Tuesday, September 23, 2014

"Welcome, Kind Fall"

Four months from today will we all be saying, "Hurry up, Spring! Hurry up, Summer!"? I hope I won't be. I'm truly trying to embrace all the seasons in their turn now even though August makes me forget to appreciate summer. 

That's all behind us now and Autumn, glorious Autumn is here at last! My bed gets dressed with   linens of a darker hue.

The old cranberry spread comes out and the faded ancient pillow with pink deer.

Otis registers his disgust with the whole Fall Housecleaning of his bedroom by crawling under the bed, bushy tail and hindquarters stuck out.

I go around the room dusting every single book and vacuum Zack's Teddy, being careful not to catch his tattered cravat in the vacuum. He always guards the books that sit bedside, current nighttime reading close at hand. 

Below the old green chair that was one of the two we found in the smokehouse when we moved here is a very special trashcan. And believe it or not, I'm going to show you a closeup of my trashcan. Oh, the depths that bloggers sink to.

Why am I showing you my trashcan? Because, as Dolly Parton's character said in Steel Magnolias, there's a story there.

First of all, it's a pretty trashcan. Second, it is almost 53 years old. And the third reason I'm showing it to you? It caused the first married argument between R.H. and me. In 1961 I paid $14 for it, almost half of my weekly salary--in our first week of marriage. What can I say? I lost my heart to that trashcan. And that $14 trashcan has lasted longer than any trashcan R.H. has ever bought.

On to clean the family photos on this table made out of the base of a Singer sewing machine my father gave me and to the books I simply must have close to me as I sit in my Quiet Time chair.

More books hidden behind the door, all cleaned for Autumn. Books that are special to me, all of Alexandra Stoddard's books, all of Jan Karon's, and now Louise Penny's mysteries are there as well as others that I don't want to get lost in other bookshelves in the house. 

Beatrix Potter's Little Black Rabbit on top gets vacuumed too. I rescued him from our daughter's yard sale years ago, and Jemima Puddleduck. What? Selling all her B. Potter stuff? Home they came with me, and many of her Breyer's horses too. 

(See, Tammy, how can I ever hope to become a minimalist like you?)

No books here but a few pieces of precious Royal Doulton plates. Precious because I once bought them for my mother and in her 80s she let them come back to me. She loved them. I love them.

And a Caldwell rose lamp that is one of my most favorite inanimate things in this house. I got it from my sister and it stood in my kitchen for a long time until an Italian fish lamp seemed more appropriate there. Now it's back in my bedroom with all the other roses.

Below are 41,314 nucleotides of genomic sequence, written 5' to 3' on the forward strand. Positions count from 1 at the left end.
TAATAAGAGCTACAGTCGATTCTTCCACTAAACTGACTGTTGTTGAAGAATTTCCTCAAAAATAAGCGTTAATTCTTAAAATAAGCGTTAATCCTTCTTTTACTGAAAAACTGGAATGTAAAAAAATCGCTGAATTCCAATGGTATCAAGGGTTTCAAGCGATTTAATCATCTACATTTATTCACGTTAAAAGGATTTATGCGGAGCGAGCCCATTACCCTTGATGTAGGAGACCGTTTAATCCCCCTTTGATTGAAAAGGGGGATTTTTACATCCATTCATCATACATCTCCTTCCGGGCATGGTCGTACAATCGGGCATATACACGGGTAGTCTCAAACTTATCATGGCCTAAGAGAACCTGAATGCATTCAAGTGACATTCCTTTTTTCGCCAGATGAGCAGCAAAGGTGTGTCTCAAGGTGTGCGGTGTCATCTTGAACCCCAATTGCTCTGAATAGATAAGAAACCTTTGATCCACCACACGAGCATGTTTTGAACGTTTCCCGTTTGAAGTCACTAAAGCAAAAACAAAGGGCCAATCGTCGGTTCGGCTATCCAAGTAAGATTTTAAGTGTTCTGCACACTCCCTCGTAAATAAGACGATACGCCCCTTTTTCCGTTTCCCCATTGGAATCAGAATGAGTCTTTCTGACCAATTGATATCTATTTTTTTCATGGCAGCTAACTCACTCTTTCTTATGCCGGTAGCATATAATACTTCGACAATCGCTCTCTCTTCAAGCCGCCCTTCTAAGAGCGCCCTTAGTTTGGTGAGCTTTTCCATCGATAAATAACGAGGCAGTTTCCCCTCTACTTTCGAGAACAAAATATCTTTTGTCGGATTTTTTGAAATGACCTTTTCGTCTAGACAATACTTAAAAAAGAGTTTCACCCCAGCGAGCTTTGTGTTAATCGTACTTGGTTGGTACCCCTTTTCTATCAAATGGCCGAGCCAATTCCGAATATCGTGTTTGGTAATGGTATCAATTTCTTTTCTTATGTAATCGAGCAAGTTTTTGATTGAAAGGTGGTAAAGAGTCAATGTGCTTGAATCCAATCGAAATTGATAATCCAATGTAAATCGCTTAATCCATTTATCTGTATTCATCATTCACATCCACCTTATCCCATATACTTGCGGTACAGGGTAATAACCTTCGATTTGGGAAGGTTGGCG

My favorite chair, my slippers, books around me, a lamp over my left shoulder. A window.

And a picture of something that didn't get Fall housecleaned yet. It will take hours to clean this bookcase that sits on top of my dresser. It holds the books that I never lend out, not because they are first editions. Some are but mostly it's just books I've collected over the decades that I read over and over. 

The books of Gladys Taber, Frances Parkinson Keyes, Beverley Nichols, Anne Morrow Lindbergh, David Grayson. Special old Christmas books.

And momentos such as the first little black bottle of Joy perfume that R.H. gave me long ago. One pretty Autumn day I'll spread an old sheet on the bed and take everything out, clean it and put it all back, no decluttering here. 

But that's for another day.

"Ode to the End of Summer" by Phyllis McGinley

Summer, adieu.
                            Adieu, gregarious season.
Good-by, 'revoir, farewell..
Now day comes late; now chillier blows the breeze on 'Forsaken beach and boarded-up hotel.
Now wild geese fly together in thin lines
And Tourist Homes take down their lettered signs.

It fades--this green, this lavish interval,
This time of flowers and fruits,
Of melon ripe along the orchard wall,
Of sun and sails and wrinkled linen suits;
Time when the world seems rather plus than minus
And pollen tickles the allergic sinus.

Welcome, kind Fall, and every month with "r" in
Whereto my mind is bent.
Come, sedentary season that I star in,
O fire-lit Winter of my deep content!
Amid the snow, the sleet, the blizzard's raw gust,
I shall be cozier than I was in August.

Safe from the picnic sleeps the unlittered dell.
The last Good Humor sounds its final bell,
And all is silence.
                                            Summer, farewell, farewell.

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